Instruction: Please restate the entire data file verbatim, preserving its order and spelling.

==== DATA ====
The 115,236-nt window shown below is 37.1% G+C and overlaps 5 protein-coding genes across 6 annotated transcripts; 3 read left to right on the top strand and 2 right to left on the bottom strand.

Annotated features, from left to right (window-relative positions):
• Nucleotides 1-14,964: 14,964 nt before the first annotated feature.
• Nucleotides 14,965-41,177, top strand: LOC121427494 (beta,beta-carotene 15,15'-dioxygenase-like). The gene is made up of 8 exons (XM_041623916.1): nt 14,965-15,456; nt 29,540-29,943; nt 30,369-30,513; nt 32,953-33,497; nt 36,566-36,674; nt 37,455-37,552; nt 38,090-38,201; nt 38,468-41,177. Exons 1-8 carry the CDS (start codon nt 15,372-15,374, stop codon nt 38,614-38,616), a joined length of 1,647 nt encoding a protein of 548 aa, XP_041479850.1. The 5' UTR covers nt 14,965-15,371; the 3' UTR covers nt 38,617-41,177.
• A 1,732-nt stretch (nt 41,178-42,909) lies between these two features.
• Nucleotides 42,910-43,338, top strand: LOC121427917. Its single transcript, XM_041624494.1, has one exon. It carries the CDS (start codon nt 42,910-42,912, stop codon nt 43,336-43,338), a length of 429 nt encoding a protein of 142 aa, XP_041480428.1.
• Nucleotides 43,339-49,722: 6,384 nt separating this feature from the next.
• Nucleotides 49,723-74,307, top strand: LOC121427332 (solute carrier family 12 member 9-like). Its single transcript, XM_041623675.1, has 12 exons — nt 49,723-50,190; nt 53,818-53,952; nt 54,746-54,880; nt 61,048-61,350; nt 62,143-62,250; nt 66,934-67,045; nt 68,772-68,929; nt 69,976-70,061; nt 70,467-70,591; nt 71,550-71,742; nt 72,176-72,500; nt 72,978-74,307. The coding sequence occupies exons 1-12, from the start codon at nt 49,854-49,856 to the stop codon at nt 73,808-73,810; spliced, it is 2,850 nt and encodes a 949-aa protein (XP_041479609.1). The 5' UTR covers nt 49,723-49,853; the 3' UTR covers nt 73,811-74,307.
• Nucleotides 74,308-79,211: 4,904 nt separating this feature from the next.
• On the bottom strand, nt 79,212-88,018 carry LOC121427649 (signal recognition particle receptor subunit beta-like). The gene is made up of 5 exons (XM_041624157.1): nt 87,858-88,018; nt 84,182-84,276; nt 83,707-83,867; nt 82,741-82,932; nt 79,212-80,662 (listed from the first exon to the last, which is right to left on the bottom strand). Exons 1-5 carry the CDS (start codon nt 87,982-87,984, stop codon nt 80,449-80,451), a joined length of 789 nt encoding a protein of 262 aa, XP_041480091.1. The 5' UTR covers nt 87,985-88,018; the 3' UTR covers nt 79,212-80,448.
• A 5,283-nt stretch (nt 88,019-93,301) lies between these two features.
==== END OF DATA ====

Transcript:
The 115,236-nt window shown below is 37.1% G+C and overlaps 5 protein-coding genes across 6 annotated transcripts; 3 read left to right on the top strand and 2 right to left on the bottom strand.

Annotated features, from left to right (window-relative positions):
• Nucleotides 1-14,964: 14,964 nt before the first annotated feature.
• Nucleotides 14,965-41,177, top strand: LOC121427494 (beta,beta-carotene 15,15'-dioxygenase-like). The gene is made up of 8 exons (XM_041623916.1): nt 14,965-15,456; nt 29,540-29,943; nt 30,369-30,513; nt 32,953-33,497; nt 36,566-36,674; nt 37,455-37,552; nt 38,090-38,201; nt 38,468-41,177. Exons 1-8 carry the CDS (start codon nt 15,372-15,374, stop codon nt 38,614-38,616), a joined length of 1,647 nt encoding a protein of 548 aa, XP_041479850.1. The 5' UTR covers nt 14,965-15,371; the 3' UTR covers nt 38,617-41,177.
• A 1,732-nt stretch (nt 41,178-42,909) lies between these two features.
• Nucleotides 42,910-43,338, top strand: LOC121427917. Its single transcript, XM_041624494.1, has one exon. It carries the CDS (start codon nt 42,910-42,912, stop codon nt 43,336-43,338), a length of 429 nt encoding a protein of 142 aa, XP_041480428.1.
• Nucleotides 43,339-49,722: 6,384 nt separating this feature from the next.
• Nucleotides 49,723-74,307, top strand: LOC121427332 (solute carrier family 12 member 9-like). Its single transcript, XM_041623675.1, has 12 exons — nt 49,723-50,190; nt 53,818-53,952; nt 54,746-54,880; nt 61,048-61,350; nt 62,143-62,250; nt 66,934-67,045; nt 68,772-68,929; nt 69,976-70,061; nt 70,467-70,591; nt 71,550-71,742; nt 72,176-72,500; nt 72,978-74,307. The coding sequence occupies exons 1-12, from the start codon at nt 49,854-49,856 to the stop codon at nt 73,808-73,810; spliced, it is 2,850 nt and encodes a 949-aa protein (XP_041479609.1). The 5' UTR covers nt 49,723-49,853; the 3' UTR covers nt 73,811-74,307.
• Nucleotides 74,308-79,211: 4,904 nt separating this feature from the next.
• On the bottom strand, nt 79,212-88,018 carry LOC121427649 (signal recognition particle receptor subunit beta-like). The gene is made up of 5 exons (XM_041624157.1): nt 87,858-88,018; nt 84,182-84,276; nt 83,707-83,867; nt 82,741-82,932; nt 79,212-80,662 (listed from the first exon to the last, which is right to left on the bottom strand). Exons 1-5 carry the CDS (start codon nt 87,982-87,984, stop codon nt 80,449-80,451), a joined length of 789 nt encoding a protein of 262 aa, XP_041480091.1. The 5' UTR covers nt 87,985-88,018; the 3' UTR covers nt 79,212-80,448.
• A 5,283-nt stretch (nt 88,019-93,301) lies between these two features.